Peta CooteComment

Ashamed for unknowningly carrying on a habit I had developed during childhood.

Peta CooteComment
Ashamed for unknowningly carrying on a habit I had developed during childhood.

Speaking to a loved one can be a huge hurdle to overcome in building a neutral relationship with food but it can be incredibly valuable. Once we have done the work of untangling our food stories, unpicked why we eat the way we do and why we treat particular food negatively or positively, opening up to someone close to us can make us feel a lot less alone. It can also help us further understand the complex patterns and walls we have created subconciously in our minds. 

We often don't realise that the Food Police in our minds, are the same Food Police in our loved one's minds, they may be accussing them of a different "crime" but it generally follows the same set of rules. Taking the time to sit down and talk about the things that have come to light during your self-development with eating, not only benefits you but the person you are speaking to. Both of you will come away knowing that neither of you is alone.

You will feel lighter for having shared a realisation that was absolutely huge for you, you may even begin to see it for what it really is: a story. I'm not devaluing your experience up until now at all, what you have felt and experienced has made you exactly who you are, but when we say something out loud, it suddently loses that tight grip it has upon us, it isn't quite as scary and monstrous as it seemed in our mind. Our loved one will be able to understand us that little bit more, being open and vulnerable is really scary but letting those we love in, giving them the opportunity to understand why we act the way that we do, really is a game changer. 

Take something like secret eating, I developed a habit of nibbling on something as soon as I was alone, maybe a family member or my partner at the time had popped to the shop, or even outside to hang out the washing. Through plenty of journaling I realised that this habit stems from my childhood, like many children I wasn't allowed to just help myself from the kitchen cupboards. My mum liked to know exactly what food was in and what she needed to buy from the shops. Also, we'd have eaten her out of house and home if we'd have been allowed to help ourselves whenever we fancied - which was all the time. So I'd wait until my Mum was on the phone to my aunt or hanging out the washing and I'd quickly dash/tiptoe into the kitchen. My heart would race, I'd already feel excited about eating something yummy, secretly without anyone knowing before it touched my lips. Sometimes I'd have time to eat a Penguin biscuit, other times it was just dripping my finger into the sugar bowl. Pretty harmless as a child but this habit grew, it evolved and I carried it with me into adult hood.

During my early twenties I'd "treat" myself to something on my way home from work - a packet of biscuits, a big bar of chocolate. It wasn't really a "treat" though because it was laced with guilt. I never told anyone about it, I'd hide the wrappers in my coat pocket and pop them in the outside bin on my walk from the car to my front door. I didn't want anyone to know about this guilty little secret. When I opened up to my partner about this he wasn't shocked, he didn't think I was a terrible human being. He understood why I did it. That simple act of opening up to someone made my heart race even more than it used to on the way to the biscuit cupboard. My palms were clammy and I was pretty much on the verge of tears because I felt ashamed. Ashamed for unknowningly carrying on a habit I had developed during childhood. Said outloud it didn't seem so big, it wasn't such a huge thing anymore. There was no longer a secret and so I no longer wanted to continue doing it. Just like that, it lost its gleaming, sparkly edge of secret fun - much like a secret relationship does once someone finds out.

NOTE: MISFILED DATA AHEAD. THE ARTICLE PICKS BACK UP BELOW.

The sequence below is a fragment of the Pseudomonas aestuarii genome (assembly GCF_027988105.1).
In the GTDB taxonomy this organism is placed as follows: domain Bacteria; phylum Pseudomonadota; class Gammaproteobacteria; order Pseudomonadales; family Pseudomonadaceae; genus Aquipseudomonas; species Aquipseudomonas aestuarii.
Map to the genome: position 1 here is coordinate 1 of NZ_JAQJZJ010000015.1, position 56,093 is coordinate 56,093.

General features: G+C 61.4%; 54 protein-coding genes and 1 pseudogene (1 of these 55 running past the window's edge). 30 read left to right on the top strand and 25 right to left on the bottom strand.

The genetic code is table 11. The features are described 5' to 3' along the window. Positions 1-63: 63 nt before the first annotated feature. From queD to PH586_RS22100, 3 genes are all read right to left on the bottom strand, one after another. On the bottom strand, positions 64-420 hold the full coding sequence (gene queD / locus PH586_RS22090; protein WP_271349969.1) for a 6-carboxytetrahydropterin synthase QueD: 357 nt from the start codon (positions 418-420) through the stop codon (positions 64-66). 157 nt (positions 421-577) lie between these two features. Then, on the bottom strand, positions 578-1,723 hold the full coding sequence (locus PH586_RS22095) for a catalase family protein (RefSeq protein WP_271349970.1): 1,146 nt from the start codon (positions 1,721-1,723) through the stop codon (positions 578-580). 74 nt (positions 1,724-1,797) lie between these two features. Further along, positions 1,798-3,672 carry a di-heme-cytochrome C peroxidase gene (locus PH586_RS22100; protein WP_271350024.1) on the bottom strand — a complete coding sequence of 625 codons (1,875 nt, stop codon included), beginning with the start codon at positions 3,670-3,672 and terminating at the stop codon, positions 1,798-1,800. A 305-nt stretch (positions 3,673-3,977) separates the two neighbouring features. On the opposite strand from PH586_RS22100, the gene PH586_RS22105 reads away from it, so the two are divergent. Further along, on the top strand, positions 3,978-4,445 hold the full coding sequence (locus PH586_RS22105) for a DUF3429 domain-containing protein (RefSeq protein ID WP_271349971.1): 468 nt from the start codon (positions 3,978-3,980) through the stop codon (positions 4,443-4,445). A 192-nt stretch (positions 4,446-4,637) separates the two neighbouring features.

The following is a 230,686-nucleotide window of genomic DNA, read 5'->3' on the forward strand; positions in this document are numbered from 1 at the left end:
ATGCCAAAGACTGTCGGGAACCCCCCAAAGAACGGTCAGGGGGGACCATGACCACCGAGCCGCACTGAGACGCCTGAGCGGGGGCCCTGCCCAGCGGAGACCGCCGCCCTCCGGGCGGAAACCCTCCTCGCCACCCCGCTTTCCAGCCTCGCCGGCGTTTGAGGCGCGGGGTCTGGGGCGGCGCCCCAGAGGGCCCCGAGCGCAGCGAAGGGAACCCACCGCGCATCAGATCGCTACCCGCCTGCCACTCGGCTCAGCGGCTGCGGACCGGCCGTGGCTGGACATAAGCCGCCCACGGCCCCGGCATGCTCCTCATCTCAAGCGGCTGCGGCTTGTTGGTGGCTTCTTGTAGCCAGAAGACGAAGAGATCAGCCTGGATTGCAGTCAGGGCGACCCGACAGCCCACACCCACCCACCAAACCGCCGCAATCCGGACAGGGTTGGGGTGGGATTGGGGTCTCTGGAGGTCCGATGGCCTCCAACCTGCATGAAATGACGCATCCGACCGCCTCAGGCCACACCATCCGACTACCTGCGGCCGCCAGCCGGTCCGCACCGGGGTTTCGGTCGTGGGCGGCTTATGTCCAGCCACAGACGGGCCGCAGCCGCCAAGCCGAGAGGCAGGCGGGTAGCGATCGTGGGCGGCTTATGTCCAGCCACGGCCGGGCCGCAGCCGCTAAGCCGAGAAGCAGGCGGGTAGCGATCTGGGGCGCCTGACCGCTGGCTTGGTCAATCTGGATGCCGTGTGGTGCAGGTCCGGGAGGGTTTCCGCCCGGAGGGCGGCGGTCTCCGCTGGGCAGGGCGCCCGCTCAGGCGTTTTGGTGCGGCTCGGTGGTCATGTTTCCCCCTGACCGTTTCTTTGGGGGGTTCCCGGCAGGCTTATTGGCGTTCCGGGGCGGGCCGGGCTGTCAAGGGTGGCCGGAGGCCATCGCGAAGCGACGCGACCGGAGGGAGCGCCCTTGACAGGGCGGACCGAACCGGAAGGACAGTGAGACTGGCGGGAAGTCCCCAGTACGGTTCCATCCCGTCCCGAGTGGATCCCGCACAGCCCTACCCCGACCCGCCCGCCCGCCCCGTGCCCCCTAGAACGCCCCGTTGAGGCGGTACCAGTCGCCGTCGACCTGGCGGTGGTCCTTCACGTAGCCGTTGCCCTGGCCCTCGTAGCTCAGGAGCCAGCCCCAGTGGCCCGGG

My partner also shared some of his eating habits and beliefs around food, as we spoke well into the early hours of the morning, we traced back some of his feelings and judgement towards certain food types. Each sharing things we had long forgotten we once believed, had once been told and continued to carry on into our adult lives. Life is hard enough as it is, we really don't need to go it alone. If you don't feel ready to share your experience with a loved one just yet but would like to share it with someone, I am always here at the end of this email. Just click reply. I promise I won't judge, I won't have anything but lots of love, patience and understanding for you. I won't try to sell you anything or ask if you'd like coaching. I'll listen, Katie Cat may listen to, and together we'll send lots of love back. I'll probably share my own anecdotes with you and above all make sure you know that you really, truly are not alone. 

This post first appeared in my Thursday letter Nourishing Soulfully, if you’d like to receive this letter please pop your email below. Each Thursday I send out a letter via email with a piece like the one you just read, a recipe with ingredients such as something to read, something to listen to, something to do and something to watch. I sometimes include any news or projects I’m working on and there’s usually a cat picture or two too.

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